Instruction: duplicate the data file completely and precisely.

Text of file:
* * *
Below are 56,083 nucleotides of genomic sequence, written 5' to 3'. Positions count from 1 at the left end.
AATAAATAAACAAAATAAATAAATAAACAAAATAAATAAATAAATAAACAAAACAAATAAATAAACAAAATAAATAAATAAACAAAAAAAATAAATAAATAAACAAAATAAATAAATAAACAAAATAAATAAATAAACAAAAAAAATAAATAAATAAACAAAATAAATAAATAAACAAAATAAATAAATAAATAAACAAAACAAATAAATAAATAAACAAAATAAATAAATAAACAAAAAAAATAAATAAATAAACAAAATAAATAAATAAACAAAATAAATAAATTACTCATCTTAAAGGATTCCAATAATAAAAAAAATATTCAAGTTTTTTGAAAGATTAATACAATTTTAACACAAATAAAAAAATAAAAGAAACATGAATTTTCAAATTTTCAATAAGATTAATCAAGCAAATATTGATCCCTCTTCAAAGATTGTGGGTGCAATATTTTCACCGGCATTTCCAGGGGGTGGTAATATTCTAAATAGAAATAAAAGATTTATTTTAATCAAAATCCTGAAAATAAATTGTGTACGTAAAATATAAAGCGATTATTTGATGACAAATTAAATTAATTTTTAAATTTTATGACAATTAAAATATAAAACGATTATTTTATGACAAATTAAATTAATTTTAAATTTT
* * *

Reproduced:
Below are 56,083 nucleotides of genomic sequence, written 5' to 3'. Positions count from 1 at the left end.
AATAAATAAACAAAATAAATAAATAAACAAAATAAATAAATAAATAAACAAAACAAATAAATAAACAAAATAAATAAATAAACAAAAAAAATAAATAAATAAACAAAATAAATAAATAAACAAAATAAATAAATAAACAAAAAAAATAAATAAATAAACAAAATAAATAAATAAACAAAATAAATAAATAAATAAACAAAACAAATAAATAAATAAACAAAATAAATAAATAAACAAAAAAAATAAATAAATAAACAAAATAAATAAATAAACAAAATAAATAAATTACTCATCTTAAAGGATTCCAATAATAAAAAAAATATTCAAGTTTTTTGAAAGATTAATACAATTTTAACACAAATAAAAAAATAAAAGAAACATGAATTTTCAAATTTTCAATAAGATTAATCAAGCAAATATTGATCCCTCTTCAAAGATTGTGGGTGCAATATTTTCACCGGCATTTCCAGGGGGTGGTAATATTCTAAATAGAAATAAAAGATTTATTTTAATCAAAATCCTGAAAATAAATTGTGTACGTAAAATATAAAGCGATTATTTGATGACAAATTAAATTAATTTTTAAATTTTATGACAATTAAAATATAAAACGATTATTTTATGACAAATTAAATTAATTTTAAATTTT